Similar guidelines, if issued by CBDT would provide early hand estimation of audit risk to the taxpayers to a range of taxpayers operating in various categories such as contract manufacturing, distribution, captive service providers etc. Also, a taxpayer would be able to evaluate approaching CBDT for APAs, if they are falling in high risk category but still feel that their margins are justified in view of peculiar business aspects. These margins can be updated in cycle of every 3 to 5 years.
(ii) Practical guidance/Position papers
In today's uncertain time, every taxpayer prefers certainty towards its tax costs as the tax costs have potential to impact the business significantly and tax compliance is even seen as indicator of morality in public scrutiny.
Tax offices in most of the developed nations have time to time come out with position papers/practical guidance on various issues which have passed the legal scrutiny and/or have been subject matter of significant debate. These position papers typically provide position or view of tax department on various issues. Such papers act as guidance for practical application and allows taxpayers to assess risks before entering in any arrangement.
The CBDT should also identify various issues faced by the taxpayers and release position papers on the common issues to begin with and then cover industry specific issues. To achieve the above, CBDT should form a centre of excellence, which identifies prevailing issues and prepares position of tax office on the same factoring legal provisions, global and domestic jurisprudence etc. These papers would act like advance rulings to taxpayers and tax officers, without getting into facts of each case. These position papers have potential to drive the taxpayers towards following/adopting the suggested positions and would lead to reduction in litigation and position India tax department as a proactive regime.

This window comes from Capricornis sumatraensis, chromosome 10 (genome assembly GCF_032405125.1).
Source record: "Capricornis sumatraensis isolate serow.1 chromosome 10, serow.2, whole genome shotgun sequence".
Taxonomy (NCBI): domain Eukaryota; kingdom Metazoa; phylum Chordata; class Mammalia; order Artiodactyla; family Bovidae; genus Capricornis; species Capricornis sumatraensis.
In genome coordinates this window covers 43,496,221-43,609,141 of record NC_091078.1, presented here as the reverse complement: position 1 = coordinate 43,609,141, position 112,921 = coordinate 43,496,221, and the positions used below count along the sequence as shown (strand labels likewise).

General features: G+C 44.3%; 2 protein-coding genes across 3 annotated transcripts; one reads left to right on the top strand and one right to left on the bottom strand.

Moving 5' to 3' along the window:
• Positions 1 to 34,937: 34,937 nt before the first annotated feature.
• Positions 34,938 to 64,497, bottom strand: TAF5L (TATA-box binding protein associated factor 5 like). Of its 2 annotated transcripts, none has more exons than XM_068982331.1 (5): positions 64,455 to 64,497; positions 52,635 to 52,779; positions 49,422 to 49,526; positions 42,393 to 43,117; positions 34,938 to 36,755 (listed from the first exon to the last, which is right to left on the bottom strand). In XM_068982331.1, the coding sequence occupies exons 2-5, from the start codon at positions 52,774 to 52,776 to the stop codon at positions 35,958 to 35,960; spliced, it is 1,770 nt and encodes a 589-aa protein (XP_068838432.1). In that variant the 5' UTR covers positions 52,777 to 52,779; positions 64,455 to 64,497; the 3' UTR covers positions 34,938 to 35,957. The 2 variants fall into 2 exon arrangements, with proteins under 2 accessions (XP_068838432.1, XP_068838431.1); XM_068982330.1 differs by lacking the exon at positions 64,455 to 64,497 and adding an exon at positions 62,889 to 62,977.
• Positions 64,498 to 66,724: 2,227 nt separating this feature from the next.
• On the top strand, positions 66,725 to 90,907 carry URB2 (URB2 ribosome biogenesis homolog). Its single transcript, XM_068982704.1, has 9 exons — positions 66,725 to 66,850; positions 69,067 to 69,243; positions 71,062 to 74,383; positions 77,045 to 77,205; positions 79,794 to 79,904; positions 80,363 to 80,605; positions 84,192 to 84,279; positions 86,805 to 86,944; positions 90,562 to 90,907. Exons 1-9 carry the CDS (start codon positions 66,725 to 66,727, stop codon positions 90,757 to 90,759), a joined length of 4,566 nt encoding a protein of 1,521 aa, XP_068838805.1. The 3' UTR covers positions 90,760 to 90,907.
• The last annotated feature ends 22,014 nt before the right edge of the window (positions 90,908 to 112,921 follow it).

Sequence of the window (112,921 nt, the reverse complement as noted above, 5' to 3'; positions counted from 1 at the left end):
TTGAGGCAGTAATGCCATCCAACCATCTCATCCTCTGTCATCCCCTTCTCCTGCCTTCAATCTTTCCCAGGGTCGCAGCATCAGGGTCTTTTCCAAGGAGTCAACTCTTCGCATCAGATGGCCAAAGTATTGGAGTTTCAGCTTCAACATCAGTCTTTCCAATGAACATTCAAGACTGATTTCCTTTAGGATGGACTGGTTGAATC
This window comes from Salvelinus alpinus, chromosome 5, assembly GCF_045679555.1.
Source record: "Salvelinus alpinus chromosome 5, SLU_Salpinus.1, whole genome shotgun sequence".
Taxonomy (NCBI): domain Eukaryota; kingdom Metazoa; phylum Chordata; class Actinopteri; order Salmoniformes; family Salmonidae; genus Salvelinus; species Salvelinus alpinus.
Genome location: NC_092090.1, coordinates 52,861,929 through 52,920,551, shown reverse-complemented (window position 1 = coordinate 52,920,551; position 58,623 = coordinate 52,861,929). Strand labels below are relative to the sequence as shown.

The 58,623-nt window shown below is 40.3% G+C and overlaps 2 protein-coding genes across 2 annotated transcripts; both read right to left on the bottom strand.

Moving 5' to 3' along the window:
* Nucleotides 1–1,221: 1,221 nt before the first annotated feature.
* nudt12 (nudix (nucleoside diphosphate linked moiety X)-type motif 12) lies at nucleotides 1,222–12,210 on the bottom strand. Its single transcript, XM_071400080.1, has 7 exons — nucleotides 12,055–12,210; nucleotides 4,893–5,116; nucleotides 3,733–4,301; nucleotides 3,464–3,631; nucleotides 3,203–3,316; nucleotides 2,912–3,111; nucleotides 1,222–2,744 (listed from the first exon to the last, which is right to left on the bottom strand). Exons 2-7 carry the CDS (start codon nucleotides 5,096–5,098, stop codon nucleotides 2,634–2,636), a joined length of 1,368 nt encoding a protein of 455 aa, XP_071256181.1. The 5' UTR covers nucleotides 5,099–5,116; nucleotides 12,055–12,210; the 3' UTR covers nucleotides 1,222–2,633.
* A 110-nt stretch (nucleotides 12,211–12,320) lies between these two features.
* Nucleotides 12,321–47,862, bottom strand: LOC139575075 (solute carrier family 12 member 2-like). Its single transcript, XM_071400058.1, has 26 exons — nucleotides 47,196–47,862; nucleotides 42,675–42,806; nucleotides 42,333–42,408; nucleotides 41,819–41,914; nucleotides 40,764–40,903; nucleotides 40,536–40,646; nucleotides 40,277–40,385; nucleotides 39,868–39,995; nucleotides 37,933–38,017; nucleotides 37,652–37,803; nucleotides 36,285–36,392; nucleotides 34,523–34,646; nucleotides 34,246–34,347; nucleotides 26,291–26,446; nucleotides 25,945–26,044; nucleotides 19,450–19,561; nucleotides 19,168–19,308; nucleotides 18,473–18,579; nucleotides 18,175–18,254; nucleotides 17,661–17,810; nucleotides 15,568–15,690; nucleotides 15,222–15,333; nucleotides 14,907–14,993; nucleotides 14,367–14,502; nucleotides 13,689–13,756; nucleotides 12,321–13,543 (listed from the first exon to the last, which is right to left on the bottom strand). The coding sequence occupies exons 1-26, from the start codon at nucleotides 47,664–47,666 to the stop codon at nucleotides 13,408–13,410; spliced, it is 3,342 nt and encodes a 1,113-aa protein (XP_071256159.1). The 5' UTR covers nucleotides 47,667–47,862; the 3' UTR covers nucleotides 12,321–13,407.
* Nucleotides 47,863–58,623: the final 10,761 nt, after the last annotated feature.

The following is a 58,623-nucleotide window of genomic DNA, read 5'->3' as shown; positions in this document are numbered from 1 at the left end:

(iii) Block Assessments
Currently taxpayers are assessed on annual basis, which not only creates significant administrative burden on taxpayer and tax officers but also impacts the quality of the scrutiny. Most advance countries follow block assessment process, where taxpayers are assessed for transfer pricing matters once in 3 or 5 years. There are many benefits of moving to block assessments, for example - There are many businesses where due to the nature of business as such, the profit margins improve year on year basis and in initial years, the outcome may not be comforting to tax officers. Secondly, audit on annual basis does not provide tax officers sufficient time to enquire about actual functions carried out by the taxpayer and they have no choice but to rely on the submissions made, without making detailed enquiries. Block assessment would improve quality of assessment and would also help taxpayers in saving significant time and money currently spent on following same process every year.
We believe that the above changes have potential to attract more business and clear the clouds of uncertainty relating to transfer pricing matters. At a time when the entire world is looking at Budget 2020 with great amount of zest, it would be interesting to see how the finance minister is taking steps that are able to meet the expectations. Budget 2020 should define path for revival of economy and showcase that India is determined to become 5 trillion economy by 2025.
"Great things are not done by impulse, but by a series of a
small things brought together"- Vincent Van Gogh
Note: The views expressed are personal.